For example, AI-based natural language processing (NLP) tools enable learners to interact with educational content using voice commands or text input. They can ask questions, seek clarification and receive instant feedback, creating a conversational and personalized learning experience.

Enhanced Data Analytics

Modern adaptive learning platforms utilize AI to give L&D leaders the ability to capture and analyze more data than was previously possible. They can dynamically adjust the difficulty level, pacing and content based on learner performance. Additionally, virtual learning assistants, in the form of AI-powered chatbots or intelligent tutoring systems, can engage learners in conversation, answer questions, provide feedback and offer personalized recommendations. This is all made possible through recent advancements in NLP and ML algorithms to better understand queries and deliver relevant information.

The Human Touch

It’s important to remember that human oversight will always be necessary. No matter how advanced a large language model becomes, it’s still just combining words and phrases in a way that it has determined is probably correct, based on all the data it’s been exposed to thus far.

“Human experts are the heart and soul of the simulated learning experience,” says Mark Atkinson, co-founder and CEO of Mursion. Models like ChatGPT have been known to confidently state things that are patently false. In other words, if there’s not a human person there to double-check every piece of information that comes out of an AI model, you will run the risk of exposing your learners to misinformation.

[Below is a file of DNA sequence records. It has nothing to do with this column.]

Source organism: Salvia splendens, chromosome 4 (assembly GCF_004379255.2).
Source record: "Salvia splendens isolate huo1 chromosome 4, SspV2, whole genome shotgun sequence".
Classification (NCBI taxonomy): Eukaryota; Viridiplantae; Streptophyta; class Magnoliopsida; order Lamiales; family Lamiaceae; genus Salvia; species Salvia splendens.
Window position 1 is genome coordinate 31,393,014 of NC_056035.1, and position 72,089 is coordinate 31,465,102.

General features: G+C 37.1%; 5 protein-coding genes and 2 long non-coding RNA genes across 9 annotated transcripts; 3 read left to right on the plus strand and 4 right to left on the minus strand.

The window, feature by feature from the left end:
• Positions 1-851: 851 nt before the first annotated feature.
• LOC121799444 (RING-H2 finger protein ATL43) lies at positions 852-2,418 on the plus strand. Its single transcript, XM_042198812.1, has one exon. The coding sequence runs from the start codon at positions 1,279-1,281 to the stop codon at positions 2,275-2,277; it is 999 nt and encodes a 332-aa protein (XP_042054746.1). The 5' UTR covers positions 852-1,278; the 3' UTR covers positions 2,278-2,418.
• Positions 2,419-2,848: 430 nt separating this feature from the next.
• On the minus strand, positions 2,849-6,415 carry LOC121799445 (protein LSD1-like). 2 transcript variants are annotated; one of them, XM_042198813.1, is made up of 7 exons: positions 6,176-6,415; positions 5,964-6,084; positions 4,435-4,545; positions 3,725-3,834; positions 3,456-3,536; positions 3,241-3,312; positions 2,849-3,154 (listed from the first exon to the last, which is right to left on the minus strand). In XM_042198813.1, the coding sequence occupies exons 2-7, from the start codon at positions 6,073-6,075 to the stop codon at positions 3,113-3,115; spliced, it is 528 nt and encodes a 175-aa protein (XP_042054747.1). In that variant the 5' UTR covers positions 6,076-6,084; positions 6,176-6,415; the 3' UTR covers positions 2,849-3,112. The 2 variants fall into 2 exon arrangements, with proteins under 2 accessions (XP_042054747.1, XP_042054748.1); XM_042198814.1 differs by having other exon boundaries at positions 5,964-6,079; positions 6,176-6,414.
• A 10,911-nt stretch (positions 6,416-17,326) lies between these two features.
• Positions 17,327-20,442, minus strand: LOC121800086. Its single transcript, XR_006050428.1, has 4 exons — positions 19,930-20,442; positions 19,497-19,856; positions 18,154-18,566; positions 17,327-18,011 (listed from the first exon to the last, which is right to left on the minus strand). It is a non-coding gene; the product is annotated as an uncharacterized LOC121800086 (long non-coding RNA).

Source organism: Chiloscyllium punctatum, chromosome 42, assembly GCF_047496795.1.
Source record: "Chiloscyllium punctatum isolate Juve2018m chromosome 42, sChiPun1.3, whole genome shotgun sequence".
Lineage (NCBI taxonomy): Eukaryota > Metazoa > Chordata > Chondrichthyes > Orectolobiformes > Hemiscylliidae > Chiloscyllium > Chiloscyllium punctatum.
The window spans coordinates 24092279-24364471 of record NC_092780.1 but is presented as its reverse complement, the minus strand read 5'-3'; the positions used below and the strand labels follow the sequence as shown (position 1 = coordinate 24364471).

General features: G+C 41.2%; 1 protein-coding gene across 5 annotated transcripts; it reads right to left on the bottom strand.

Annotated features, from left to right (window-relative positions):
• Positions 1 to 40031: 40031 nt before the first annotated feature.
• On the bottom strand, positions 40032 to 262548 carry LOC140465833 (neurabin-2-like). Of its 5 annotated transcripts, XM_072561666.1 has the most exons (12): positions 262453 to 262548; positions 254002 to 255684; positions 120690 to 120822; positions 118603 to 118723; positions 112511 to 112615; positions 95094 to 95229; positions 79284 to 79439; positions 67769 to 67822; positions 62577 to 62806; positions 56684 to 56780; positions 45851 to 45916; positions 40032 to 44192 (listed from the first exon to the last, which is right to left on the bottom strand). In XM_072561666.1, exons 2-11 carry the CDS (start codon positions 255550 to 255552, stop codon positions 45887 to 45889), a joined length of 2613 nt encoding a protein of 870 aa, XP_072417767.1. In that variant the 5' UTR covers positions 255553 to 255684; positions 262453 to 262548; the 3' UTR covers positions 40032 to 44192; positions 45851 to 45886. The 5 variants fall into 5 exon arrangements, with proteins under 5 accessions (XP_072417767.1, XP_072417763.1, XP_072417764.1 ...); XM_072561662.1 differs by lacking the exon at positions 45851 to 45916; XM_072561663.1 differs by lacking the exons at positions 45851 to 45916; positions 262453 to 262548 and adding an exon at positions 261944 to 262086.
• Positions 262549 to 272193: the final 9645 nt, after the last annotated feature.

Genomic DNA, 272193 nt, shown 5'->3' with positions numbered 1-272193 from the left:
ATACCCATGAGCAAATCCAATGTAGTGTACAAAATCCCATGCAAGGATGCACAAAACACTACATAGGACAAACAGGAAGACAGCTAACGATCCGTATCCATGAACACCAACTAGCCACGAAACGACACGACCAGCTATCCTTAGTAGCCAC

This is why generative AI is best used as an ideation tool, something to quickly produce a rough draft.

The Future of Personalization

As the L&D landscape continues to evolve, generative AI can offer an exciting avenue to personalize training and optimize learning outcomes. With careful consideration of its limitations and the importance of human oversight, AI can become a valuable tool in the arsenal of L&D leaders, supporting their efforts to engage learners, enhance training content and drive organizational success.


Want to learn more about AI and its uses in L&D? Check out this Training Industry webinar for more information.